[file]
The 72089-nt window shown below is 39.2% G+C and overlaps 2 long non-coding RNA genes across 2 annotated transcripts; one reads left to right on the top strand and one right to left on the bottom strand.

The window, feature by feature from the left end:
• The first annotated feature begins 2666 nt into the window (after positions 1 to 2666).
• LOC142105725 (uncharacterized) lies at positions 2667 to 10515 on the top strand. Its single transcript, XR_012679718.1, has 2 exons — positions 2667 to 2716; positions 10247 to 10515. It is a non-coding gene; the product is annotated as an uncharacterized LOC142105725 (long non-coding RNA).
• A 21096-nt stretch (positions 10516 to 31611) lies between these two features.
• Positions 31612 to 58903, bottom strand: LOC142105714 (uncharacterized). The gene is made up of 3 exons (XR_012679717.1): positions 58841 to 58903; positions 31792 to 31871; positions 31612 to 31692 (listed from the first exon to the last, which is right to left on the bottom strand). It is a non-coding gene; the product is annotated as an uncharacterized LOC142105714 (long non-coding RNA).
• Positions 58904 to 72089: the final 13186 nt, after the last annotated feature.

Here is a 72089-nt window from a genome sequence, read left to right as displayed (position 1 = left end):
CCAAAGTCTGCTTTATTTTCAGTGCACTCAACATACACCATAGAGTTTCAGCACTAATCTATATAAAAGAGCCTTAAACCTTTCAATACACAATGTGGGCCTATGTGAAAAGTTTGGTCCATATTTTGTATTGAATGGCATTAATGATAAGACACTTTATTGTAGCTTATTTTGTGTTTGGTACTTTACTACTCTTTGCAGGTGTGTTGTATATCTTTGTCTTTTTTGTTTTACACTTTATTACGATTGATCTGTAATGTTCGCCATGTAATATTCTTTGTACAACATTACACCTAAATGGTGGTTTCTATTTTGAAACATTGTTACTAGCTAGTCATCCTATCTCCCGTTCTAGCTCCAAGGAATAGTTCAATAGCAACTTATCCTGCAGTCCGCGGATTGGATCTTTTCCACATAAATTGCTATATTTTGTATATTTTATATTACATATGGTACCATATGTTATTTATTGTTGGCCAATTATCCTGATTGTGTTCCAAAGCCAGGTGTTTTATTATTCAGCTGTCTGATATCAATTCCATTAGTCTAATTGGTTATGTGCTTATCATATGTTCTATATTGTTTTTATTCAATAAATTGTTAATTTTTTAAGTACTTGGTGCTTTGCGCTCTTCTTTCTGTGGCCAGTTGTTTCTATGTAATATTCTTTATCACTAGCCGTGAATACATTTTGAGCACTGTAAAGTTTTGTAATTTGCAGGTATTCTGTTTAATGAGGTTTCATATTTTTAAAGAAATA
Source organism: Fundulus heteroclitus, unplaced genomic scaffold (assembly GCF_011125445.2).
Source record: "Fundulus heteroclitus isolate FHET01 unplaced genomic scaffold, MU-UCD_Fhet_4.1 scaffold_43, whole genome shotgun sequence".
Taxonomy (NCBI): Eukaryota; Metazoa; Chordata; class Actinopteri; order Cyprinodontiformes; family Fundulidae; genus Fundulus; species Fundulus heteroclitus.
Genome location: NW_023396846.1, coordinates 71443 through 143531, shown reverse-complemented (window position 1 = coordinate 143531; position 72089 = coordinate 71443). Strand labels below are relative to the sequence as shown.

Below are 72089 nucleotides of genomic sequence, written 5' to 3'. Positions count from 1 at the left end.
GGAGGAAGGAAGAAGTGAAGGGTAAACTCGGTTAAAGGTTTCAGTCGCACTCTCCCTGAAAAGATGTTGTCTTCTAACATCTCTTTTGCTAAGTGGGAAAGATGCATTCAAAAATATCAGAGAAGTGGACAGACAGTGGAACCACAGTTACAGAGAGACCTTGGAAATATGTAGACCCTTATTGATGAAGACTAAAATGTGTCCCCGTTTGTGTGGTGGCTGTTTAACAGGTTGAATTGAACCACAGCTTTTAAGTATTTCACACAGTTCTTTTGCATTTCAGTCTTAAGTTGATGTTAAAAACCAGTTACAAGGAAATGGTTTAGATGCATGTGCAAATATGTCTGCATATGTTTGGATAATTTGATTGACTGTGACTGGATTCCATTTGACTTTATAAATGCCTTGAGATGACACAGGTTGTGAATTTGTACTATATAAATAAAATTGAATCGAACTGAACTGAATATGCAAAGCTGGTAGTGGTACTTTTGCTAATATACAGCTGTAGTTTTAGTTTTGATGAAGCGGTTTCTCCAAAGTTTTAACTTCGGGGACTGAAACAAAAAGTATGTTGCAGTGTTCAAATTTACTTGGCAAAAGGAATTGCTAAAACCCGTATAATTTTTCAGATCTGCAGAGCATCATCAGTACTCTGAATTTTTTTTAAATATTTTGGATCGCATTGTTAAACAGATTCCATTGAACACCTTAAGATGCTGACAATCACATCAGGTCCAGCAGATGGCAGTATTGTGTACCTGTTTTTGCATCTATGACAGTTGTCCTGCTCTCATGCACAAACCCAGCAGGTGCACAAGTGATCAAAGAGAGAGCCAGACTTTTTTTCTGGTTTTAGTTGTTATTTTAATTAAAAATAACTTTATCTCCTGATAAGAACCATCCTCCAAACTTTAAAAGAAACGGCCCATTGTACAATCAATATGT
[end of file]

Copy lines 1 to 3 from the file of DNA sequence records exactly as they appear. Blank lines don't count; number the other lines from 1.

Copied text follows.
The 72089-nt window shown below is 39.2% G+C and overlaps 2 long non-coding RNA genes across 2 annotated transcripts; one reads left to right on the top strand and one right to left on the bottom strand.

The window, feature by feature from the left end:
• The first annotated feature begins 2666 nt into the window (after positions 1 to 2666).